• Keep messages brief. Individual SMS messages are limited to 160 characters (if more, they’ll be broken down into multiple messages). To keep the customer’s attention, send one text that focuses on one theme — using succinct sentences and proper punctuation. Ideally, texts should take approximately five seconds to read. Link to your website to offer additional information and drive conversions.

• Consider auto-reply keywords. This feature enables customers to receive more information by sending a specific keyword in response to the text. For example, they can text the word “DIRECTIONS,” and a link to your Google Maps or Google My Business listing would automatically be sent. This is particularly useful for answering common questions (address, phone number, hours) as well as for promotions (“Text DEAL for a coupon”) and growing social media (“Text INSTA for a link to our page”).

 Watch your frequency. In my experience, flooding customers’ phones will likely get you blocked quickly. Reach out when there’s a reason, at most three to five times per month. This could include sending texts about upcoming sales, new product launches, holiday hours or closures, appointment reminders or emergencies.

 Be visual. From time to time, include a high-quality photo as part of your message to avoid the repetitive nature of sending only text. This can be particularly effective for companies in the creative space, along with retailers. I’ve found that an image can prompt consumers to take action.

There’s no question that, in the majority of cases, marketing efforts should be comprehensive. In my experience, text messaging is most effective when it complements and works in unison with other tactics based on your company’s particular industry, customer and budget. What can this look like for your company?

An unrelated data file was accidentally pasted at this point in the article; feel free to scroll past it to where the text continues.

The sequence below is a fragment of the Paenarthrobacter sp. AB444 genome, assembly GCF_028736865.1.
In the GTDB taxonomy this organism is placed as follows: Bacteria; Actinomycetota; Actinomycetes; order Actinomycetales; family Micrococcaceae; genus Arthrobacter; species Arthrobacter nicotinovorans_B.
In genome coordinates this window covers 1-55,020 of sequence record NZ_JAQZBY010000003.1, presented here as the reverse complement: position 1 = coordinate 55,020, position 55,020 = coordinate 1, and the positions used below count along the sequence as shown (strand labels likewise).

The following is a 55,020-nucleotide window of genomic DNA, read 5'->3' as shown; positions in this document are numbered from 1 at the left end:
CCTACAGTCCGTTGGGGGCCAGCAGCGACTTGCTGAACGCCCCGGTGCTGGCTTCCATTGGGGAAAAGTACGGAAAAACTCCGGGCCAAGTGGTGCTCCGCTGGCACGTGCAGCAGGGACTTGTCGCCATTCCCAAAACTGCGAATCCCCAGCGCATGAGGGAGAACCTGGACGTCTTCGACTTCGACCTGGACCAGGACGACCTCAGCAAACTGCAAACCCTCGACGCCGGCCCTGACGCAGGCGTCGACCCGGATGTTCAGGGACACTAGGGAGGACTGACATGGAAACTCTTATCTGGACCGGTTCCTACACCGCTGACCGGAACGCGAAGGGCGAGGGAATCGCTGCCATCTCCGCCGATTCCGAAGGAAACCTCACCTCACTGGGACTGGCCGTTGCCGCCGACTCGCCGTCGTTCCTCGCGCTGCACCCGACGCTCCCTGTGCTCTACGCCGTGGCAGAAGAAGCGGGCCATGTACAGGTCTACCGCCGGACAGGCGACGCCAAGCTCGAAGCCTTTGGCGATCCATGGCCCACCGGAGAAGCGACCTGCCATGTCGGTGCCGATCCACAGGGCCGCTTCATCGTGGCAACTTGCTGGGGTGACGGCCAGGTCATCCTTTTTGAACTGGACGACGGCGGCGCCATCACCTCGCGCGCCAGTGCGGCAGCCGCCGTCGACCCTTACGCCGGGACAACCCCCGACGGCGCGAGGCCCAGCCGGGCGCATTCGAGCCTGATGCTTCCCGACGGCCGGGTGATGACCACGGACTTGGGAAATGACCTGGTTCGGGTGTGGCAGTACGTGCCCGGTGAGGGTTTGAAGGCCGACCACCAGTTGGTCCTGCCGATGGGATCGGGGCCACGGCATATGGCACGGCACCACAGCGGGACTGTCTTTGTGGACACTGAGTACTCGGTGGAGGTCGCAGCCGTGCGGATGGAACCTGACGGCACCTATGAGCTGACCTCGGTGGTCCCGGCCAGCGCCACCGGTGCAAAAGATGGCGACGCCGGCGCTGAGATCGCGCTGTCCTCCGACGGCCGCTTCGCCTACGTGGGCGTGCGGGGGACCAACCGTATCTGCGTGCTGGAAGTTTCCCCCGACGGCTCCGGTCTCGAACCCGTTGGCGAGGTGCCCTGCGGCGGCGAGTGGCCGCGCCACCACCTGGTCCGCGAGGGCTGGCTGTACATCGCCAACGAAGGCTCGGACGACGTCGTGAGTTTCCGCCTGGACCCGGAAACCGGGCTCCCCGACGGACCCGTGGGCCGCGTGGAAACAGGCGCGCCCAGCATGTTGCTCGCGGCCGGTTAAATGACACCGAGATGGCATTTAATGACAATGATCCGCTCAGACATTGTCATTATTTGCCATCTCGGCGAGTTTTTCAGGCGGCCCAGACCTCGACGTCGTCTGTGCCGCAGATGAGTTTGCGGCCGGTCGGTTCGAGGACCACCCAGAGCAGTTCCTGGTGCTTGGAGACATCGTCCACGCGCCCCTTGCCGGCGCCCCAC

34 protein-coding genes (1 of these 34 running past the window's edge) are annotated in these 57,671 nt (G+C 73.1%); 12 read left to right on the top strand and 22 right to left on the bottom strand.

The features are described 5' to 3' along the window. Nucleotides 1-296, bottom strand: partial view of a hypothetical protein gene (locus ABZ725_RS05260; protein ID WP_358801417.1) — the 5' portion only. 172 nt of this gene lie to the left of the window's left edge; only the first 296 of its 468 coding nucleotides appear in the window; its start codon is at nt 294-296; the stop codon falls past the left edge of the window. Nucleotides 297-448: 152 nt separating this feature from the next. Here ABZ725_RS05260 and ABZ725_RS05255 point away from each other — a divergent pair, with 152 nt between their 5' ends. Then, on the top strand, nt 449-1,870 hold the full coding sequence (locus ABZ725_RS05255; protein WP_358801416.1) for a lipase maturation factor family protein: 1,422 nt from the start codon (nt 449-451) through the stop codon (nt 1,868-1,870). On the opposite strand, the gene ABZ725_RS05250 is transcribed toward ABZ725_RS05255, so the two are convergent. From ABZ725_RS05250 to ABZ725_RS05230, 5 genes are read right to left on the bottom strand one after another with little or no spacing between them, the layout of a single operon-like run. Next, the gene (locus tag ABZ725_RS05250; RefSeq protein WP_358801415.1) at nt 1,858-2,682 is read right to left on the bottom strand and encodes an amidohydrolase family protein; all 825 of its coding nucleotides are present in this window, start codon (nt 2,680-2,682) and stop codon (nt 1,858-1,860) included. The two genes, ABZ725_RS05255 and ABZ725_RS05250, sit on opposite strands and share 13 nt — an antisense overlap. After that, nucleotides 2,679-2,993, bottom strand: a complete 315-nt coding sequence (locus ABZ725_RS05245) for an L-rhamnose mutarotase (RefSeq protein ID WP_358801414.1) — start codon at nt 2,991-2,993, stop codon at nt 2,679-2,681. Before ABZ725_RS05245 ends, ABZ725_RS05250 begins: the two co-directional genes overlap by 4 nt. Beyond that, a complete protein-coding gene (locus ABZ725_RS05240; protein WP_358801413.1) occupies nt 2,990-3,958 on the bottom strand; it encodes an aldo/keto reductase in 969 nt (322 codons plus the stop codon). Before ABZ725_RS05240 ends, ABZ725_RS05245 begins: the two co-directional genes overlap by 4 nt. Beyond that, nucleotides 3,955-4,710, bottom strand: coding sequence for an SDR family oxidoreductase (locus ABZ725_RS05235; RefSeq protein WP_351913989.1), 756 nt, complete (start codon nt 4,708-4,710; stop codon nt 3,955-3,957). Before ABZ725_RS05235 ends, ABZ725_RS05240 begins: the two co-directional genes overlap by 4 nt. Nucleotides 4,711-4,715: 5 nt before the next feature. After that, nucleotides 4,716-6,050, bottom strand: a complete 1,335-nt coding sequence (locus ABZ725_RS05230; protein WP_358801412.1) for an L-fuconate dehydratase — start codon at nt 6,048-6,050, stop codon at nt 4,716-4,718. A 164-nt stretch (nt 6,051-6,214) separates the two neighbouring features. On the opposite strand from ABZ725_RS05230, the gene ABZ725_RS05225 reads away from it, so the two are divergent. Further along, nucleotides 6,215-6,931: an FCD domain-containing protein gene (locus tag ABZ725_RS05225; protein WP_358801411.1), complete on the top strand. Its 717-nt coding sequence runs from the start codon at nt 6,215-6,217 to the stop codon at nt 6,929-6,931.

• Use mobile marketing to amplify your message. Never the solo platform to announce something newsworthy, texting for business should serve as one of multiple mediums to spread the same news. Using more traditional approaches — such as social media, blog posts or even a video — in tandem with texting can ensure that you’re reaching a broad audience.

• Connect your messages. Using a website or social media profile as a home base, route all customers there for key information. In short, use the text message as a teaser that directs the consumer to a larger platform where they can learn more, place an order, sign up or access the report.

• Build your customer base with special offers. When launching mobile marketing or attempting to grow your following, consider offering an incentive for customers to opt in. This could be in the form of a one-time discount or gift with purchase. In addition, add a statement (“text JOIN” to a phone number) to existing marketing collateral like signage, brochures, banners and your website. The impact can be two-fold in that the company is generating brand loyalty and increasing sales.

Many companies with an eye on the future are embracing mobile messaging to better engage customers. These conversations can be the key to growing relationships and, ultimately, building loyalty.

[“source=forbes”]